2020 was aimed for success. Böda Beach Resort’s bookings were up by six per cent from 2019 and the island Öland prepared for more festivals, concerts and other events than ever before. Everything was rigged for a year and a high season that would top all previous expectations.
A corona virus that started to spread in the Wuhan area in China in January was brought to Sweden by ski tourists returning from northern Italy and Austria in February with disastrous health consequences. Anna Barkevall, the CEO of Böda Beach Resort, realized on the 6th of March that the summer of 2020 would not be like any other. All her plans were in shambles. Confusion and disarray were the order of the days. The phones rang as thousands of bookings were cancelled, losses were 10000 Euros per day in an already cramped liquidity situation. Even if Sweden never went in a lock down, there were state recommendations that effectively held back domestic travel to a minimum and fears of a completely lost summer season grew.
Anna and her team made contingency plans to be able to open anything at all, and they concluded that they could manage the season with a 40-50% occupancy. When the government, in early May, opened for short distance travel of 1-2 hours from your home, she felt that she could market a safe stay at Böda with this reduced capacity. She had earlier decided to keep the 200 seasonal employees on hold, but with this decision to open, she could initiate staff training with increased focus on hygiene, government regulations and local rules. Anna says that the service promise to the guests became completely different: From a focus on entertaining the guests to providing hospitality based on safety measures.
The government eventually dropped the ban on domestic travel. The mayor of Borgholm municipality Ilko Corkovic called Anna in the morning of the 13th of June to tell her that the government the same afternoon would announce that Swedes would be allowed travel. With this message Anna felt an immediate “Yes, we can do this.” The phones started to ring and there was a flood of new bookings. Anna decided first to stay with the plan of 40-50% occupancy, but with reorganizing the camping and increasing the plots for each camper, restricting access to the pool areas and other common areas to camping guests only, she felt confident to increase the target to 75% occupancy.
The high season in July went by without incidents. Swedes travelled to Öland and Böda in much the same numbers as every summer before. However, Anna says that new groups of travelers found their way to Böda. The loss of the older steady group of pensioners who remained at home due to the pandemic was to a large extent compensated for by people who in a normal year would travel abroad. The corona pandemic did not interfere with the guests’ holiday experience, rather the opposite. Anna says that the comment cards they regularly collect from the guests show the second highest level of satisfaction of all times. Anna, reflecting on this score, says that she is so proud that they were able to transform the organization’s both soft and hard values and that they managed to make the guests feel safe and happy with the result. It was such a reward.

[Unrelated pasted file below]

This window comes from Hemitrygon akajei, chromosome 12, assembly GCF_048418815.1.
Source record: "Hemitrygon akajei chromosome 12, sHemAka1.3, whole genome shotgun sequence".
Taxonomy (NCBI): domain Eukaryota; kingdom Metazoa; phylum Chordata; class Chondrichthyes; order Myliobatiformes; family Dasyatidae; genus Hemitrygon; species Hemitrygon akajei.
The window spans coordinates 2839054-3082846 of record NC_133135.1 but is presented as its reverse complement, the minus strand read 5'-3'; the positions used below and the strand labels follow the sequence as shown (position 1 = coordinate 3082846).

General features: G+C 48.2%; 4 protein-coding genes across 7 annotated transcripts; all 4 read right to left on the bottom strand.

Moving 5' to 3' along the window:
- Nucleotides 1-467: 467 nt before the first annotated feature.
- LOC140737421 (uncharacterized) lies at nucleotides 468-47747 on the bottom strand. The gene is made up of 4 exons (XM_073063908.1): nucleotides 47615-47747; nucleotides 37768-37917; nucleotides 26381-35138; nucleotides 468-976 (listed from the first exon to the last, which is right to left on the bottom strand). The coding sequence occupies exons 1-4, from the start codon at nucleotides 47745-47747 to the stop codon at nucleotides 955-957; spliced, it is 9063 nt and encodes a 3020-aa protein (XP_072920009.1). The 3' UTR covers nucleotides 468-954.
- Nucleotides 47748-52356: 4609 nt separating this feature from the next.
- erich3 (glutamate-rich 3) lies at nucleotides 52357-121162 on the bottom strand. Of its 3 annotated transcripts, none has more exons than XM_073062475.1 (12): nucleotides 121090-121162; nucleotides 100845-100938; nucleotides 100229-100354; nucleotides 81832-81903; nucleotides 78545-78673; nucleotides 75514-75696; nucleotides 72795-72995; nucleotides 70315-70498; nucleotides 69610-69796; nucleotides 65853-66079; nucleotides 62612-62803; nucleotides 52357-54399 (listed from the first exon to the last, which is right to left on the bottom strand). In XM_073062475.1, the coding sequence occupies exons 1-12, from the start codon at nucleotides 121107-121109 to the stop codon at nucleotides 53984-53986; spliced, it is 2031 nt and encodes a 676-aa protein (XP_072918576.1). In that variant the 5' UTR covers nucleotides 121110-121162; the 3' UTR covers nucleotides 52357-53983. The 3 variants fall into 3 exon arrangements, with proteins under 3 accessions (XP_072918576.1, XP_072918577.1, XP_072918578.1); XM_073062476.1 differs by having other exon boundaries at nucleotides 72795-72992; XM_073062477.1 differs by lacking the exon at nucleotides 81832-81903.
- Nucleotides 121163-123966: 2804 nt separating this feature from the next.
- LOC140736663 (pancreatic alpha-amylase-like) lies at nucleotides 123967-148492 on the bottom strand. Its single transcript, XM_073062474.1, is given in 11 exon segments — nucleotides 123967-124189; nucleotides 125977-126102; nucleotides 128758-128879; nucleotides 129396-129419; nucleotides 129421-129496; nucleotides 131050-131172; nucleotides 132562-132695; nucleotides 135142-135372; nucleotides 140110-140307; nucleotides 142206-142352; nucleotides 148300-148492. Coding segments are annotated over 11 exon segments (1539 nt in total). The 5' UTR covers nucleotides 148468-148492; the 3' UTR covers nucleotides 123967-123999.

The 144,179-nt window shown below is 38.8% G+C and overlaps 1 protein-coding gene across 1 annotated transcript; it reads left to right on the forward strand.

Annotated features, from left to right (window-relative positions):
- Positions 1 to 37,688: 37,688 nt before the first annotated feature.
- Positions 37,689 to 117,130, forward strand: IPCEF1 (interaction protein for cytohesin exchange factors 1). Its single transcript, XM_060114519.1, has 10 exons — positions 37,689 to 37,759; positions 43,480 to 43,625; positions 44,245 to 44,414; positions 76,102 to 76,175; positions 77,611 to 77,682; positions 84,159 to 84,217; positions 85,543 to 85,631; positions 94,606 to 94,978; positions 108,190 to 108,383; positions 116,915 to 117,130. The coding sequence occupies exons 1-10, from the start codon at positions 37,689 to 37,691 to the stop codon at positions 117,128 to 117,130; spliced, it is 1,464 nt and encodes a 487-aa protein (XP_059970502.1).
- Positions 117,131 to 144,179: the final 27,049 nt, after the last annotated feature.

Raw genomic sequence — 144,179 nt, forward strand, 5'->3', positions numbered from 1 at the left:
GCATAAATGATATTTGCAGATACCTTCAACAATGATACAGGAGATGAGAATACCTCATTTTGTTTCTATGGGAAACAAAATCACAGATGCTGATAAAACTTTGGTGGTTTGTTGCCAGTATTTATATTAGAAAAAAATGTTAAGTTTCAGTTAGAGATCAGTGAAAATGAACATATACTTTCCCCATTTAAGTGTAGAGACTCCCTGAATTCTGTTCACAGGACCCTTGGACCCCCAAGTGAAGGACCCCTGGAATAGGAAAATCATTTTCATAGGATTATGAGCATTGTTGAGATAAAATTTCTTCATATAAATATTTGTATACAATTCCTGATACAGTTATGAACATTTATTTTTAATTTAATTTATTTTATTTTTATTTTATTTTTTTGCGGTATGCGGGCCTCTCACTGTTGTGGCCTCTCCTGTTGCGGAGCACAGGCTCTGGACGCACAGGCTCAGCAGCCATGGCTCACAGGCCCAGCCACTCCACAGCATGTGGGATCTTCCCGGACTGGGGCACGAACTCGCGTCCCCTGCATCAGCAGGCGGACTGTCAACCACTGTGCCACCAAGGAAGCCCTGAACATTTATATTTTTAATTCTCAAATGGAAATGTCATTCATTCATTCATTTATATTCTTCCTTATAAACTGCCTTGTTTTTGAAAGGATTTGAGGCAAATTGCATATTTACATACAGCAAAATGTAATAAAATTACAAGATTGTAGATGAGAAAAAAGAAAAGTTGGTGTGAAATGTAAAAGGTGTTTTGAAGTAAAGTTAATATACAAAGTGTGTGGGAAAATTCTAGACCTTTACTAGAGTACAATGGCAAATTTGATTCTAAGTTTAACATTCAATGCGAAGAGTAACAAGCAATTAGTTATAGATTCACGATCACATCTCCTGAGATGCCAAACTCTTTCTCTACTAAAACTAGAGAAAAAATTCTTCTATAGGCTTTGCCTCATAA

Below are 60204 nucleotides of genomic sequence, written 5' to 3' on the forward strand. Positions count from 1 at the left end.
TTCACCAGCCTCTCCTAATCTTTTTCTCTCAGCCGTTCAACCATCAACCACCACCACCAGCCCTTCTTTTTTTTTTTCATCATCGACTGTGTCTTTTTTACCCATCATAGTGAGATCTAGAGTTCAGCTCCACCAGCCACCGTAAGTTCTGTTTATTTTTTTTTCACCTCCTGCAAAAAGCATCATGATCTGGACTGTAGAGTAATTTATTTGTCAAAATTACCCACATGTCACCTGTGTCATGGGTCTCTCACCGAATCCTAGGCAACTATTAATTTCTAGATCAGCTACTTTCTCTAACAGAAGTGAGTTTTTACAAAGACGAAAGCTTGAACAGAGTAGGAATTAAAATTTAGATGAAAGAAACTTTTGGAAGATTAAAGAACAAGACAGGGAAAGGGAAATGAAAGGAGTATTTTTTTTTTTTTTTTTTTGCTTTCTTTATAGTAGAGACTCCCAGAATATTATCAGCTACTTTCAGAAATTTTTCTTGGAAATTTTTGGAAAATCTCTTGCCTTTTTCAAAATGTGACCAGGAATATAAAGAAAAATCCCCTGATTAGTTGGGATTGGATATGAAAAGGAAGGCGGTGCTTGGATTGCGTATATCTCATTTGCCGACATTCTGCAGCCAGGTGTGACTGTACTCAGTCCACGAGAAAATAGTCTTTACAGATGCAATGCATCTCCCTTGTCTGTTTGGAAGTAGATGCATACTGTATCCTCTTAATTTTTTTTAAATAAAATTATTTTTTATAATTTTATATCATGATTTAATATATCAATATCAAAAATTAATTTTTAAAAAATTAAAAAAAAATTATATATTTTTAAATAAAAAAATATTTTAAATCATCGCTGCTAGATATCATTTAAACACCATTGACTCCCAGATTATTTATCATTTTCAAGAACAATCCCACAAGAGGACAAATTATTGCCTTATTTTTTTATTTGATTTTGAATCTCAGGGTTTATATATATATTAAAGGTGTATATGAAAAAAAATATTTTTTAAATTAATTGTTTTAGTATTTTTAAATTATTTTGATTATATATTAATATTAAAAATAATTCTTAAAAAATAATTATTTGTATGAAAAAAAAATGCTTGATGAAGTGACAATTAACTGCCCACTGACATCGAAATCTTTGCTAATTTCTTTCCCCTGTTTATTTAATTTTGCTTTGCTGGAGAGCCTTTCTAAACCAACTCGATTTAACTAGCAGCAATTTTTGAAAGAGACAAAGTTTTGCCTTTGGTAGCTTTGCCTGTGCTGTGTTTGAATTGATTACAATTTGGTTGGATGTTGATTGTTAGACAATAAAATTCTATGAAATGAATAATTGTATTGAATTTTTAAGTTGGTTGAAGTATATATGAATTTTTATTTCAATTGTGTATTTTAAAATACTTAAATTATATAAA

This year’s season extended well into August unlike other years, but Anna and her staff were exhausted. They had been working around the clock with all the uncertainty that comes with an unpredictable virus that threatened to eradicate everything they had achieved in just a twitch of an eye. They had had one case of covid-19 among the staff. It turned out she had contracted the virus while visiting at home and not at the workplace. They tested several staff at the time of the incident, but they all tested negative, and in the end it turned out to be a good practice to see that collaboration with health authorities worked well when needed.
Now, in October after a well-deserved holiday, Anna is back to work. She looks back on an unbelievable year, a year that have been a tough roller coaster ride. It is often the case that you have to deal with uncertainty in the tourist trade. Flexibility and dynamic organizations are typical marks on tourism entrepreneurship. But the potentially devastating effect of the corona virus that so many tourist businesses in Sweden and other countries have had to grapple with is a new risk. Anna says that one half of her body told her that it is not right to be open for business, with the risk of both creating spread of the virus and cause harm to staff and guests. It was also a risk to the value of Böda Beach Resort’s brand. The other half told her that there was evidence that people would love to come despite the virus, and that Böda needed to stay open for the company to survive. She is happy that she decided to open and that the summer was better than expected, but she also realizes that it might just have been a strike of luck.
With this experience and what they have learned about organizational change, redirecting business targets and taking care of guests amidst a pandemic, Böda Beach Resort have come out of the summer as a stronger company and better prepared for crises. Anna says this is important “…because 2021 might be yet another pandemic summer.”